Those e-mails and other evidence revealed the participation of the Christian Coalition in the alleged fraud, particularly the Alabama chapter of the Christian Coalition, which received large amounts of donations from the casino money. It is alleged that Abramoff engaged Ralph Reed to set up an anti-gambling campaign to include the U.S. Family Network, the Christian Coalition, and Focus on the Family in order to frighten the tribes into spending as much as $82 million for Abramoff to lobby on their behalf.
To represent him in connection with the scandal, Reed has retained white collar criminal defense attorney W. Neil Eggleston of Debevoise & Plimpton LLP. Eggleston served as White House associate counsel during the administration of President Bill Clinton, a one time Reed nemesis. Reed's campaign spokespeople insist that his conduct in the scandal was legal.
In December 2005, three Texas public interest groups filed a complaint with Travis County Attorney David Escamilla on December 1,2005, alleging that Reed failed to register as a lobbyist in 2001 or 2002 when he was working for Abramoff. The groups cite e-mail messages from Reed to Abramoff released by the U.S. Senate Committee on Indian Affairs in which Reed claimed to have made contact with the Texas Lieutenant Governor and Attorney General. Escamilla said on March 27,2006 "his office had concluded its investigation -- but that a two-year statute of limitations on misdemeanors from 2001 and 2002 had expired."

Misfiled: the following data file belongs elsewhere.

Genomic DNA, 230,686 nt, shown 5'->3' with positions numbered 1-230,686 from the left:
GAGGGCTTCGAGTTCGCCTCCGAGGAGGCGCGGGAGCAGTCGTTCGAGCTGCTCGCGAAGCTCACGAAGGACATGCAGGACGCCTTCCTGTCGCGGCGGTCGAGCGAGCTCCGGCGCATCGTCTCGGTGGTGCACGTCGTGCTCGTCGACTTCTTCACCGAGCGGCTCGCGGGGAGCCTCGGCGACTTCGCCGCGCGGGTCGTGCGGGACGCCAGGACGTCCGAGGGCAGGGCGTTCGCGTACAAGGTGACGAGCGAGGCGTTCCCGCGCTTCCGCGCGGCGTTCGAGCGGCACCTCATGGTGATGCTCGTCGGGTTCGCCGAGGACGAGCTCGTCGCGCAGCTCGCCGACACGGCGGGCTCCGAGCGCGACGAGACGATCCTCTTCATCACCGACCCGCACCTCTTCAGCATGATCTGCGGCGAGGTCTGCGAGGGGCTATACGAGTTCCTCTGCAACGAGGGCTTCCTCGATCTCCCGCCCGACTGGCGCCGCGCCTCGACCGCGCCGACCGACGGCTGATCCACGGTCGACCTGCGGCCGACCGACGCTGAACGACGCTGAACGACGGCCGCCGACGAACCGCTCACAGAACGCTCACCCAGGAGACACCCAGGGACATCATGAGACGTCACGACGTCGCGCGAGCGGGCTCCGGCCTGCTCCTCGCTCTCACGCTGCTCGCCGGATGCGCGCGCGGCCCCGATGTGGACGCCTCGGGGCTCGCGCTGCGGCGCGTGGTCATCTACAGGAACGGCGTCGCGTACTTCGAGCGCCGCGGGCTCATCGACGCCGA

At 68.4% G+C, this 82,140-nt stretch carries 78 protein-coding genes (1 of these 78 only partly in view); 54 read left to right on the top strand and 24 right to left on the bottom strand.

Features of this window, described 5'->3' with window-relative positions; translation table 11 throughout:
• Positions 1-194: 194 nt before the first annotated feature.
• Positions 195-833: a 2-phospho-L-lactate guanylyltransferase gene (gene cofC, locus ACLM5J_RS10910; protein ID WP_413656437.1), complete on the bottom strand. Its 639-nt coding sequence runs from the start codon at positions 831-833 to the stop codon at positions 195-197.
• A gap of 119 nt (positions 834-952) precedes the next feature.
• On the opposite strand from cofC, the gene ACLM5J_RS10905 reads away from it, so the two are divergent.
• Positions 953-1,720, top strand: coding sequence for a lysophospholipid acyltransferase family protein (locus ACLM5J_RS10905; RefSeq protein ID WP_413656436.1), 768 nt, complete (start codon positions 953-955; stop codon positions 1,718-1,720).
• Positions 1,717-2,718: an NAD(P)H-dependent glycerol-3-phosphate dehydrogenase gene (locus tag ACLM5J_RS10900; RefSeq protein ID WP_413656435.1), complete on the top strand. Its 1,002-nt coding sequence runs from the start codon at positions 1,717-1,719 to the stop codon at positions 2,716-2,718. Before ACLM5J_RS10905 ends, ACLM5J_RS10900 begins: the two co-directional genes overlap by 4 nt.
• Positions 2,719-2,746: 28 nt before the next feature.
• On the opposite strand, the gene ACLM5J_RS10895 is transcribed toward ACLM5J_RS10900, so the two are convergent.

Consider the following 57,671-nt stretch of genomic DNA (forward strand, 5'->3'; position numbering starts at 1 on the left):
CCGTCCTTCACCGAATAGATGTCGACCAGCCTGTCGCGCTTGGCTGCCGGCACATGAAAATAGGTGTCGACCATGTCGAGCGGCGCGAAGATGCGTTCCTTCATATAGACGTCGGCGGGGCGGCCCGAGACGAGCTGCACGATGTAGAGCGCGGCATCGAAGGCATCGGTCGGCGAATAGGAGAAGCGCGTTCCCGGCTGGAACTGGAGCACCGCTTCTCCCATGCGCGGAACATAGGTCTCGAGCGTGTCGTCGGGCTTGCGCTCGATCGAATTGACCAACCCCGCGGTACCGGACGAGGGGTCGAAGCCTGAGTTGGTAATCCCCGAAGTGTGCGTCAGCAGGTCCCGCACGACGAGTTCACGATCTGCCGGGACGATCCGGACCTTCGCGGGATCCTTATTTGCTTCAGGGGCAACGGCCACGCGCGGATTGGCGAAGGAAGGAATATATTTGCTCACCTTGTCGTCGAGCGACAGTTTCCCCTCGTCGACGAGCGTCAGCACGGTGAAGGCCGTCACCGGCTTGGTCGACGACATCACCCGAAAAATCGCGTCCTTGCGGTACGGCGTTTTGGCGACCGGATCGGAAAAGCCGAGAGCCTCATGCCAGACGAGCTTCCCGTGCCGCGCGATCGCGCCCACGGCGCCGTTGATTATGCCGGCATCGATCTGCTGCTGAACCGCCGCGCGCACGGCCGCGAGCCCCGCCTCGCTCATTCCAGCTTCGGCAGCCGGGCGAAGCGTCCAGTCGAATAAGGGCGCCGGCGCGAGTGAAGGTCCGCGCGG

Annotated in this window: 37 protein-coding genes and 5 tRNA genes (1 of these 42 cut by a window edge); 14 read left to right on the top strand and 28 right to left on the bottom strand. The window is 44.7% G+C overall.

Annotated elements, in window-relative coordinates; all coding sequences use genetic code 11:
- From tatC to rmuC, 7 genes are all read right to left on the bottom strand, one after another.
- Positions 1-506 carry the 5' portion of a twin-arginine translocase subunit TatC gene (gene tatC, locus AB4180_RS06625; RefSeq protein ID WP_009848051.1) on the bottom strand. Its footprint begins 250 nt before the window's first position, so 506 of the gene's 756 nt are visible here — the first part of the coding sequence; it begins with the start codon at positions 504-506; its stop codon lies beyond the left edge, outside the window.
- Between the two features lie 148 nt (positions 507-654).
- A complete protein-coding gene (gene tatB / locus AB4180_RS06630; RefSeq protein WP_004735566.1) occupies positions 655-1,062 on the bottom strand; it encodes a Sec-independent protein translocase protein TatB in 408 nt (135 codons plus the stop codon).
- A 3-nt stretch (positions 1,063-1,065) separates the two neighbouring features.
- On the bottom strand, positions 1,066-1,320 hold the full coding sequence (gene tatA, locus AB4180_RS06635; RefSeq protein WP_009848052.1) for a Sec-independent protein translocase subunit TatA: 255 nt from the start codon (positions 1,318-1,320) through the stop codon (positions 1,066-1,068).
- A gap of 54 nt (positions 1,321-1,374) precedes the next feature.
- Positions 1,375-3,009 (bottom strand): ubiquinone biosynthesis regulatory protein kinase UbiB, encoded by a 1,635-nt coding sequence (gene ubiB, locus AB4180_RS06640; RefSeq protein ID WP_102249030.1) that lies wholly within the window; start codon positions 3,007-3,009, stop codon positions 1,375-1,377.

The report states that under the guidance of the Mississippi Choctaw tribe's planner, Nell Rogers, the tribe agreed to launder money because "Ralph Reed did not want to be paid directly by a tribe with gaming interests." It also states that Reed used non-profits, like Grover Norquist's Americans for Tax Reform, as pass-throughs to disguise the origin of the funds, and that "the structure was recommended by Jack Abramoff to accommodate Mr. Reed’s political concerns."
On July 7, 2006, The National Journal ran a lengthy article, entitled "Reed In The Rough," detailing the extensive relationship between Abramoff and Reed. The article noted, for example, how Reed helped Abramoff land his influential slot on George W. Bush's Interior Department transition team. The article further detailed how Abramoff prodded Reed for help at the Interior Department even before Bush won the election in 2000. An e-mail to Reed on October 24, 2000, had Abramoff openly asking Reed to help him get on the transition team. "This would be really key for future clients for both of us," he wrote to Reed. "Let's discuss.